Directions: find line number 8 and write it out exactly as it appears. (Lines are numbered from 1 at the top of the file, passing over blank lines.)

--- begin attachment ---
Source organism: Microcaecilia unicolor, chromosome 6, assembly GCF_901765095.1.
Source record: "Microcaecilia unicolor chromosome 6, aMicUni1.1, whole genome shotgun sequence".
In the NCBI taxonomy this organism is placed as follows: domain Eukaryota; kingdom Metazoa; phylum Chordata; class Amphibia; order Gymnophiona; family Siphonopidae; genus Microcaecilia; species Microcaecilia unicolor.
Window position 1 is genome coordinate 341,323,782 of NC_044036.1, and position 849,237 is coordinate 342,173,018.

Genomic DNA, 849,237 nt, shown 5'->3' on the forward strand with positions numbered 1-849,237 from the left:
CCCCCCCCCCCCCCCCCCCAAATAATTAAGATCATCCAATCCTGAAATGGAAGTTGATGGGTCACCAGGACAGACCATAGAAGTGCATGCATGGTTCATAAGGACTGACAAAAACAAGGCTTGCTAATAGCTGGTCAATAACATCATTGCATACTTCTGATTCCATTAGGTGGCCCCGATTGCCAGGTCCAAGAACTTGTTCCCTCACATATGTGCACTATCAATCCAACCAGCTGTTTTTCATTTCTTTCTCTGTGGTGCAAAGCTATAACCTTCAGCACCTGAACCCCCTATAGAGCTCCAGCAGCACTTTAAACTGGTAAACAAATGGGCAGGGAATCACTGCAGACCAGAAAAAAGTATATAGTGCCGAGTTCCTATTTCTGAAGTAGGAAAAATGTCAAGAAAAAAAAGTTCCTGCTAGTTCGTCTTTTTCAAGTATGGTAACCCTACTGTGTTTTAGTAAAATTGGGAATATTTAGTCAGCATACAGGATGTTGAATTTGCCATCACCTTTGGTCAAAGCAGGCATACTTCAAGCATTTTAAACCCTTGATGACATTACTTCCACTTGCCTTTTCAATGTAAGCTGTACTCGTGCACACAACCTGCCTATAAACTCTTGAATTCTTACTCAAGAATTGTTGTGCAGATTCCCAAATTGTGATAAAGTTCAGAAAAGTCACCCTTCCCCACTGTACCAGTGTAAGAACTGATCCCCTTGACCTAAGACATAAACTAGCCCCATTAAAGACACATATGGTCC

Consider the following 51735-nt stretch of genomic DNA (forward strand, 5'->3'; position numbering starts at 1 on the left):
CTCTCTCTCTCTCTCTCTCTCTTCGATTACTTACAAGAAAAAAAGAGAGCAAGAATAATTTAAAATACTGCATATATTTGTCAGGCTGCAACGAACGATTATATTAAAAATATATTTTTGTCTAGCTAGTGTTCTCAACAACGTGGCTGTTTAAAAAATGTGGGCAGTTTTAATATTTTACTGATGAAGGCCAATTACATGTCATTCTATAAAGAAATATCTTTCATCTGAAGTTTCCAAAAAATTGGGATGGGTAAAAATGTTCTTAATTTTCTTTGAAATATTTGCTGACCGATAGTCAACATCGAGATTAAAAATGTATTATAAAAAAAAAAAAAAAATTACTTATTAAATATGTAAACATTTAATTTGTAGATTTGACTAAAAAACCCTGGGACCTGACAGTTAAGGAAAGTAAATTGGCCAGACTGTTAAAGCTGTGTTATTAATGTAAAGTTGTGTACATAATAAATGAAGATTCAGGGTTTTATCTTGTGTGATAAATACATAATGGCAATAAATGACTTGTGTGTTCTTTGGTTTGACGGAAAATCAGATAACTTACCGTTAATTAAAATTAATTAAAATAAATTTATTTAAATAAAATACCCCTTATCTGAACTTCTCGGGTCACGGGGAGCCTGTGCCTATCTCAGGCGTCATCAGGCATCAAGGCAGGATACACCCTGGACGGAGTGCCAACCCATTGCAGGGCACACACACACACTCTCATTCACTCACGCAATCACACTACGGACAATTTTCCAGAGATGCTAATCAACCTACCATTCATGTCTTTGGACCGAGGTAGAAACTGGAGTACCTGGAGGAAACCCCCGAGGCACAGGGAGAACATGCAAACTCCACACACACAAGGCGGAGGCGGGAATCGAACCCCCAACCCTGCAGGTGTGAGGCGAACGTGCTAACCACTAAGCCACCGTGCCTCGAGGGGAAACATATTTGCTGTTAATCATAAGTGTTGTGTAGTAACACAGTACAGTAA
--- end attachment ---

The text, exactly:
CTCTCTCTCTCTCTCTCTCTCTTCGATTACTTACAAGAAAAAAAGAGAGCAAGAATAATTTAAAATACTGCATATATTTGTCAGGCTGCAACGAACGATTATATTAAAAATATATTTTTGTCTAGCTAGTGTTCTCAACAACGTGGCTGTTTAAAAAATGTGGGCAGTTTTAATATTTTACTGATGAAGGCCAATTACATGTCATTCTATAAAGAAATATCTTTCATCTGAAGTTTCCAAAAAATTGGGATGGGTAAAAATGTTCTTAATTTTCTTTGAAATATTTGCTGACCGATAGTCAACATCGAGATTAAAAATGTATTATAAAAAAAAAAAAAAAATTACTTATTAAATATGTAAACATTTAATTTGTAGATTTGACTAAAAAACCCTGGGACCTGACAGTTAAGGAAAGTAAATTGGCCAGACTGTTAAAGCTGTGTTATTAATGTAAAGTTGTGTACATAATAAATGAAGATTCAGGGTTTTATCTTGTGTGATAAATACATAATGGCAATAAATGACTTGTGTGTTCTTTGGTTTGACGGAAAATCAGATAACTTACCGTTAATTAAAATTAATTAAAATAAATTTATTTAAATAAAATACCCCTTATCTGAACTTCTCGGGTCACGGGGAGCCTGTGCCTATCTCAGGCGTCATCAGGCATCAAGGCAGGATACACCCTGGACGGAGTGCCAACCCATTGCAGGGCACACACACACACTCTCATTCACTCACGCAATCACACTACGGACAATTTTCCAGAGATGCTAATCAACCTACCATTCATGTCTTTGGACCGAGGTAGAAACTGGAGTACCTGGAGGAAACCCCCGAGGCACAGGGAGAACATGCAAACTCCACACACACAAGGCGGAGGCGGGAATCGAACCCCCAACCCTGCAGGTGTGAGGCGAACGTGCTAACCACTAAGCCACCGTGCCTCGAGGGGAAACATATTTGCTGTTAATCATAAGTGTTGTGTAGTAACACAGTACAGTAA